# Voltage transition sense - rapid raise or fall

Which means do we have to sense (relatively) fast voltage transition from one value to another. The exact point of transition start, transition end and the intermediate state. Which schematic gives us indication of these points.
And the special case: how do ICs sense voltage raise or fall?

Edit: Last edit turned question to the wrong direction, so I rolled it back and rephrased.

• Do you mean sense an edge transition or the supply voltage? Dec 17, 2010 at 18:04
• Yes, I mean the edge - transition from low to high and vice versa. Dec 17, 2010 at 19:16
• @PF4Public, The title "Raise/Fall sense" is a little vague. Perhaps incorporate some of [ Fake Name's previous edits](electronics.stackexchange.com/posts/8015/revisions) into the current version. Different MCUs (microcontrollers) will detect edges in various ways, not excluding any of those used in other ICs. You won't be able to copy their methods exactly using discrete components, but you can come close (or mimic). Dec 19, 2010 at 0:40
• But "Integrated Circuit" - is just like usual circuit, except it's extremely compact - "Integrated". So it employs usual elements with slightly different parameters. Well, until you're looking deep inside at microscopic effects. I agree, the title is not just "little vague" - it ambiguous :( I'm thinking about better replace. Dec 19, 2010 at 0:48
• You rolled back all my clarifications: MCUs are a type of IC, edge-trigging is used in all of them. Furthermore, sense is a very inaccurate description. The term "Edge-Triggering" specifically refers to exactly what you are describing. It is the correct term for what you are asking about. Dec 19, 2010 at 5:01

See Schmitt Trigger - http://en.wikipedia.org/wiki/Schmidt_trigger basically it's an amplifier circuit with positive feedback.

• by basically, you mean it is an amplifier circuit with positive feedback. Dec 17, 2010 at 17:25
• @Kortuk yes, basically :p Dec 17, 2010 at 17:28
• your response just made my day. Dec 17, 2010 at 18:21

This really depends how far down you want to go. Keep in mind that every MCU that you will use is composed entirely of simple elements. Specifically, you will find transistors, capacitors, resistors, and diodes in every microcontroller and microprocessor since they stopped using vacuum tubes.

Without getting into digital logic fundamentals, a MCU can tell if an input changes by storing the digital value of a pin (1 or 0), and then comparing that stored value to the current pin value. The logical comparison is typically an exclusive-or.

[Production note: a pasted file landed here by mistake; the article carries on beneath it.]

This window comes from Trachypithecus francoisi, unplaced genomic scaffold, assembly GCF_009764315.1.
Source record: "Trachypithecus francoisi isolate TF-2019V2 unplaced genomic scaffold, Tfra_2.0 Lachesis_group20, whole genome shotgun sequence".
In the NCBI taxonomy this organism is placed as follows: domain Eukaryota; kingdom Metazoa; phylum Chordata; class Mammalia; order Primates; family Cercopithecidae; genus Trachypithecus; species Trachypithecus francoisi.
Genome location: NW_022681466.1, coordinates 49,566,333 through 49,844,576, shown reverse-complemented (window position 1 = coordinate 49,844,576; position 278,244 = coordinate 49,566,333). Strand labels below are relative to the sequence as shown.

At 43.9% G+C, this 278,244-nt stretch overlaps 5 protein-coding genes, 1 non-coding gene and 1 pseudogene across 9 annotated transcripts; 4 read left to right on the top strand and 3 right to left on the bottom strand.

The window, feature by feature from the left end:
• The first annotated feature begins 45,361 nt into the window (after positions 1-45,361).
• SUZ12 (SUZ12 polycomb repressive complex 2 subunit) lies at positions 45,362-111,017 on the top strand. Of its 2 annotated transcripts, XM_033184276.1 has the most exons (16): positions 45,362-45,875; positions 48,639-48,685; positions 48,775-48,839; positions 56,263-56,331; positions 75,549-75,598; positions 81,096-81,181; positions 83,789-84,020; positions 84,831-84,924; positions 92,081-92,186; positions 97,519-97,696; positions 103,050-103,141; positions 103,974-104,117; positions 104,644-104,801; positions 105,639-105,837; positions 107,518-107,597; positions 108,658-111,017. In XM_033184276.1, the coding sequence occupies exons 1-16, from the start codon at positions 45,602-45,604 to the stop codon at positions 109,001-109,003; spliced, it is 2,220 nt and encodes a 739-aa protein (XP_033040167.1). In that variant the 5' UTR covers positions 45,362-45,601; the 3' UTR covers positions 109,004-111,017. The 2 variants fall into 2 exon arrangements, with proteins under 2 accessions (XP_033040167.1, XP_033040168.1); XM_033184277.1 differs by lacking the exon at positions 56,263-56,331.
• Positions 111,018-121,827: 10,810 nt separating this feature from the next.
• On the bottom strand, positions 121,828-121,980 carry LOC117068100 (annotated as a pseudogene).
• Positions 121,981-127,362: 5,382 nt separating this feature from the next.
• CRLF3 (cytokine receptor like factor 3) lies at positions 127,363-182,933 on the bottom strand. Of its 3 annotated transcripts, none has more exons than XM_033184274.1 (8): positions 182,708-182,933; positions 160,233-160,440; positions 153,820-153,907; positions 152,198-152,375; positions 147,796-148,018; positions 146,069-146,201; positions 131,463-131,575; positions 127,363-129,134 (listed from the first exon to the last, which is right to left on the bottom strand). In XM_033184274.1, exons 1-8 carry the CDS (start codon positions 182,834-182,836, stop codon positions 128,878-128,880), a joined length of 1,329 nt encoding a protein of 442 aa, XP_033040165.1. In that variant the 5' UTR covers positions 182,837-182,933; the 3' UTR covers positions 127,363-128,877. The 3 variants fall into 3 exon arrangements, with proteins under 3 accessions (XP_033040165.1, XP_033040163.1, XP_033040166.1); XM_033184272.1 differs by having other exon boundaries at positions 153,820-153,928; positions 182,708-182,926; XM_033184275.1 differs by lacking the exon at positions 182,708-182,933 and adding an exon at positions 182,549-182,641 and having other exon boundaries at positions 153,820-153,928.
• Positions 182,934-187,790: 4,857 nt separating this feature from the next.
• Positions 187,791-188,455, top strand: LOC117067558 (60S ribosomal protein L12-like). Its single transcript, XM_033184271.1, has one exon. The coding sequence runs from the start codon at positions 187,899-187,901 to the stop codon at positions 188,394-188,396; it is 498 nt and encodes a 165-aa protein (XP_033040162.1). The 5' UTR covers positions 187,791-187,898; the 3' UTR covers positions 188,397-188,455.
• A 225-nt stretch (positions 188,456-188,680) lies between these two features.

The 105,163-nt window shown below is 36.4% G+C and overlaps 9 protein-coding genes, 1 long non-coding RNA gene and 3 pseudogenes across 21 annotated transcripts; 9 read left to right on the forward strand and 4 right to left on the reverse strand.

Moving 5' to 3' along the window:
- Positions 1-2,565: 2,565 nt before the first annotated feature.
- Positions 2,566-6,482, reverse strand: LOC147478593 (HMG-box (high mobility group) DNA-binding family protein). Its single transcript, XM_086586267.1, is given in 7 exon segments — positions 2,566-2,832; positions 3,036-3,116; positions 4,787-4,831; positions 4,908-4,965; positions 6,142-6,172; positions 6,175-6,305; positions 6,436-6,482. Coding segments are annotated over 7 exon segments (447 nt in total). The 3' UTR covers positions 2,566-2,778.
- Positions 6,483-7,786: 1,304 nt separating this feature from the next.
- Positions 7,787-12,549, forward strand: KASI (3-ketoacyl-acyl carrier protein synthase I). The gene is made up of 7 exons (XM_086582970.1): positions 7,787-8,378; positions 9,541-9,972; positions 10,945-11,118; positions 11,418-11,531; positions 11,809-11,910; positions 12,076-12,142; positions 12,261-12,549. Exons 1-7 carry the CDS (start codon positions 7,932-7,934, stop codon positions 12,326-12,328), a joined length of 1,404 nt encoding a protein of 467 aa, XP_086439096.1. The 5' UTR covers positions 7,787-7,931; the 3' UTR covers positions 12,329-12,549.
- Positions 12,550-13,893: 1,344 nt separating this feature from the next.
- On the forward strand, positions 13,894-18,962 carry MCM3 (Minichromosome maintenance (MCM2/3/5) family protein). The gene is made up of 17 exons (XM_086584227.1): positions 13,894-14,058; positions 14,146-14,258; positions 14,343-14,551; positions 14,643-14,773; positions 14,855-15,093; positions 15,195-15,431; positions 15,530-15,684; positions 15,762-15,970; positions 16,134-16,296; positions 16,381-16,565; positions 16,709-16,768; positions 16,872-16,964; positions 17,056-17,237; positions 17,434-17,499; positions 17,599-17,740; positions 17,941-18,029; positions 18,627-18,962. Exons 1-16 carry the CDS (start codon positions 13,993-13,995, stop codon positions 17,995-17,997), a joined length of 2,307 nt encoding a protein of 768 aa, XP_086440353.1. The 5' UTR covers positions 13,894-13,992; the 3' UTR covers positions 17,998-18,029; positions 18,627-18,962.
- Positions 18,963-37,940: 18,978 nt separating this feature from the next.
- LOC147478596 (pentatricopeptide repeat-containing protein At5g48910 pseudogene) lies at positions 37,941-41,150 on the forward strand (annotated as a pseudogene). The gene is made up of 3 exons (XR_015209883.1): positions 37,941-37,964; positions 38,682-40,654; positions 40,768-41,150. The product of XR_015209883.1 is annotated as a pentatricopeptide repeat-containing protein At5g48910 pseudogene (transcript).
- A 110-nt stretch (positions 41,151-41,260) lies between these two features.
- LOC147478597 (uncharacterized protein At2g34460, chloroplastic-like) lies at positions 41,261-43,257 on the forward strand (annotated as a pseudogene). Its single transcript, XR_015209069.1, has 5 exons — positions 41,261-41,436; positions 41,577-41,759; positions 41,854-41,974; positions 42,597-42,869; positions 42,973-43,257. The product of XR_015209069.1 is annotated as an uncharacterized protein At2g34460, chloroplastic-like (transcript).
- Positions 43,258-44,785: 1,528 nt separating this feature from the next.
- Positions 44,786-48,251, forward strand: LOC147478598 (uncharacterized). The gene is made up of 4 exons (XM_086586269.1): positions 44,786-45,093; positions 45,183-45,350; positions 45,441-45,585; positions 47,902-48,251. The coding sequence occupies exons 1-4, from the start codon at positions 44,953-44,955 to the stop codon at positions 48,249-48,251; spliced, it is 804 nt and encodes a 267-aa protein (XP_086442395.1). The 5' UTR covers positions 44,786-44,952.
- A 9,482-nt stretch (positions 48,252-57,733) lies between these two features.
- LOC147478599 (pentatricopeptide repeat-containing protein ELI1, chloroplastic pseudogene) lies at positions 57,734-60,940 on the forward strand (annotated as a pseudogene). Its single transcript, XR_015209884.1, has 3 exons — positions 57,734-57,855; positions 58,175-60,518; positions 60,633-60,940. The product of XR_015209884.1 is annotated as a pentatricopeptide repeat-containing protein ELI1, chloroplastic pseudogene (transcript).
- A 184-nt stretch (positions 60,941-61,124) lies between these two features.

You could make a very simple edge-detection circuit by using a resistor and capacitor in series to store the input voltage. Then measure the voltage difference between the capacitor and the input - if the difference is close to zero, then there has not been a change. If the difference is large, then the input has just changed.

• Here;now we've gotten into digital logic fundamentals. ;) Dec 18, 2010 at 0:14

I don't understand the insistence on using "MCUs" instead of "ICs". MCUs are ICs, and many ICs also have digital inputs. Furthermore, a MCU is basically just a specialty IC, and you can actually make a MCU out of a bunch of ICs.

The behavior of the inputs and outputs of a Schmitt trigger are thus:

Both axes are in voltage. (Shamelessly pillaged from wikipedia)

As you can see, the Schmitt-Trigger is specifically designed to not have an "intermediate state".

The "transition start, transition end and the intermediate state" are all part dependent, and there is no blanket answer. Read the datasheets for your part for the answer.

Here is a simulation of how edge triggering works at the logic-level:

http://www.play-hookey.com/digital/rs_nand_flip-flop.html

vicatcu has already covered the analog underpinning to building a schmitt trigger.

Interestingly enough, for logic devices without buffered/schmitt-trigger inputs, if you wrap negative feedback around the device, you can actually use it in an "analog mode", kind of like an amplifier.

It's not a good idea, though, and it may damage some parts. Also, there may be wide variations between parts from the same manufacturer, since analog performance is not specified or controlled.

• not have an "intermediate state". My question demands to feel that state, notice that at last. Dec 19, 2010 at 6:47
• I would call an MCU the opposite of specialty IC. You make an IC that can be programmed to do many different things so that the company can fabricate one chip for many many different applications. Dec 19, 2010 at 16:55
• A MCU is a specialty IC which implements a very complicated, specialty logic system which, when fed specific sequences of bits, can do many different things. It's still very specialized, and very much an IC. The applications may be general in nature, but the hardware is specialized. Dec 20, 2010 at 8:24